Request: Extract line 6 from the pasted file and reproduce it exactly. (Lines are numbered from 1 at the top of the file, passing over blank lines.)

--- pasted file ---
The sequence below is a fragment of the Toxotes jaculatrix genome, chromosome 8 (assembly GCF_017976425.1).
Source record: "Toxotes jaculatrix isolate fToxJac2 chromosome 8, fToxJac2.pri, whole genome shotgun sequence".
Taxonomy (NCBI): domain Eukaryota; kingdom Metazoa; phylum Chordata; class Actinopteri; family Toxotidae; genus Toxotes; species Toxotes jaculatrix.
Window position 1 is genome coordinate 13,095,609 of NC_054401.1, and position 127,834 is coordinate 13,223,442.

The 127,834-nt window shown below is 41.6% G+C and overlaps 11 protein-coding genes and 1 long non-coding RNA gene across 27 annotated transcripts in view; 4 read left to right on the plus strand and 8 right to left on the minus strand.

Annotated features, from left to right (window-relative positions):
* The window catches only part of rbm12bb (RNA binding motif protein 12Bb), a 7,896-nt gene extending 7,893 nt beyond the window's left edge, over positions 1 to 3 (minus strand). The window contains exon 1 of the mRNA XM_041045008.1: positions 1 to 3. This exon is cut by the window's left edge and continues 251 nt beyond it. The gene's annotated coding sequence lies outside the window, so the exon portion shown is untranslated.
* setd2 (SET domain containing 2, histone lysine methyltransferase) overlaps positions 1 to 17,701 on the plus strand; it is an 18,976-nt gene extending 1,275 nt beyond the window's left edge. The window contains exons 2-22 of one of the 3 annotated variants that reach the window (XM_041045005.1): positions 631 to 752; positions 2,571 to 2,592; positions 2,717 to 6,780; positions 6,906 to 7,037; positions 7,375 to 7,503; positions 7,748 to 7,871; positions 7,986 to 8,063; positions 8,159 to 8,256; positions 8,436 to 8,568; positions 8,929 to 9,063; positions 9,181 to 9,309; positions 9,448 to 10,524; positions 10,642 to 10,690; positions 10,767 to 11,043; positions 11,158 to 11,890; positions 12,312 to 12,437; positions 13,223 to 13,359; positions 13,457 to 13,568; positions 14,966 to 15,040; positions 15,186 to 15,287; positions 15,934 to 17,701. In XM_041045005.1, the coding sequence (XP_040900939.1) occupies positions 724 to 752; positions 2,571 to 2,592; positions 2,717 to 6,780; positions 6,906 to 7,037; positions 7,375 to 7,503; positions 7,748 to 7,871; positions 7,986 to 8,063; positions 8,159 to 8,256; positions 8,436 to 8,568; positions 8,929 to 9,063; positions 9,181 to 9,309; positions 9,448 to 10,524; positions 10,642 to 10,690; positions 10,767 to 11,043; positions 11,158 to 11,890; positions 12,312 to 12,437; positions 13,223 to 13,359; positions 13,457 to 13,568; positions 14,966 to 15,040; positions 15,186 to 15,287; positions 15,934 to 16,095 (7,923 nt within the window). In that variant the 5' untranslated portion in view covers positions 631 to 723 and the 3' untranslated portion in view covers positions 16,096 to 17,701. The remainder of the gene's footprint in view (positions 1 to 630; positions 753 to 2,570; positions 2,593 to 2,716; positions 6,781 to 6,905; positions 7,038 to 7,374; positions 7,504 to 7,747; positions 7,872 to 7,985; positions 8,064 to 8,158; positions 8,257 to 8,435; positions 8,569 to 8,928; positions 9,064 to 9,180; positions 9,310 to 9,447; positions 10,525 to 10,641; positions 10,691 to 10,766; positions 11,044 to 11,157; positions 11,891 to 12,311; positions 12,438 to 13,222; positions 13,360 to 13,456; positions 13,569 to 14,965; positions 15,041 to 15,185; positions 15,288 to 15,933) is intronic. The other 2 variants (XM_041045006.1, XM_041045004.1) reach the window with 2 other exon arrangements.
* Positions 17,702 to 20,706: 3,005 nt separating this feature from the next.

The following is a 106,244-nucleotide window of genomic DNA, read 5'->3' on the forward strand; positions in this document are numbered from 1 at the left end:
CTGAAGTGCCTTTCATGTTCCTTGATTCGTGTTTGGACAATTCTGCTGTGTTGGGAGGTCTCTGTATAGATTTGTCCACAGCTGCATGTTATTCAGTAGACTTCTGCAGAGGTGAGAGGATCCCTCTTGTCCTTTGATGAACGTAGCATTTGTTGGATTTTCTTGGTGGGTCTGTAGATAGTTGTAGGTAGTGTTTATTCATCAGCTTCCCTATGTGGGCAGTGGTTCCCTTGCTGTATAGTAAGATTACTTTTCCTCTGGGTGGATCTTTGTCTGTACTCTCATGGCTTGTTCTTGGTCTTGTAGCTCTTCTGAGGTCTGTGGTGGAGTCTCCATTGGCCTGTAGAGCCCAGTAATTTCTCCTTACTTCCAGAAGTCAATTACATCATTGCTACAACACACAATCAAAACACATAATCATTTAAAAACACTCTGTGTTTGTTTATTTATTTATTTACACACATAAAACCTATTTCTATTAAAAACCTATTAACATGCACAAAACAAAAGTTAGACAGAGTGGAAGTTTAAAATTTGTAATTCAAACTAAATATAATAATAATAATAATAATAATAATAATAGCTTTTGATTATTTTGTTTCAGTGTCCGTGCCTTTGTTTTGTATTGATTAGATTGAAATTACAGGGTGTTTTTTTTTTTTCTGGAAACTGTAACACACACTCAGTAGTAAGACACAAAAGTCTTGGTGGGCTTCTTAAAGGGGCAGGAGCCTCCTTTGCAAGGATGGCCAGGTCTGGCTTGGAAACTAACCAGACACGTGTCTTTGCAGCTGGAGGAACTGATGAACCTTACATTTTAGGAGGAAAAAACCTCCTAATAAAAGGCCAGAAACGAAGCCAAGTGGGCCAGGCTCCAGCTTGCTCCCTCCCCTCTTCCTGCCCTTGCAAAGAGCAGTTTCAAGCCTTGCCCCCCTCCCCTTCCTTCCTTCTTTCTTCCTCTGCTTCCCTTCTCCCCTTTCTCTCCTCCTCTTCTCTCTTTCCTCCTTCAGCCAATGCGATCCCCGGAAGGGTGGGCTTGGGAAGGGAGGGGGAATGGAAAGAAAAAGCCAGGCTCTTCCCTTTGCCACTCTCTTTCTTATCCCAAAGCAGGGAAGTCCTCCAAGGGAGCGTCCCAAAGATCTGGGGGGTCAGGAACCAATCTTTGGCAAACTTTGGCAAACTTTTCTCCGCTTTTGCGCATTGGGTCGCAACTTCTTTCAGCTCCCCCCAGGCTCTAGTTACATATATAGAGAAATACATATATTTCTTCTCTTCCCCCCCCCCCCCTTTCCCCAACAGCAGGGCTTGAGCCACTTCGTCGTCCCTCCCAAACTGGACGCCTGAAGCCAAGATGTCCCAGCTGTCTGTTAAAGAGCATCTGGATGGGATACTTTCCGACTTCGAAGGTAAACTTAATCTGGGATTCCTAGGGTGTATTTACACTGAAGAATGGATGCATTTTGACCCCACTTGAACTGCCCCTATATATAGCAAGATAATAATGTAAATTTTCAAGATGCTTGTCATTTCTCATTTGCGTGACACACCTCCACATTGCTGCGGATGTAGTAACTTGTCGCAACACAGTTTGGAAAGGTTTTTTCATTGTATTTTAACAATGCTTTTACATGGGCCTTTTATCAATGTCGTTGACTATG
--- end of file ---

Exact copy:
Annotated features, from left to right (window-relative positions):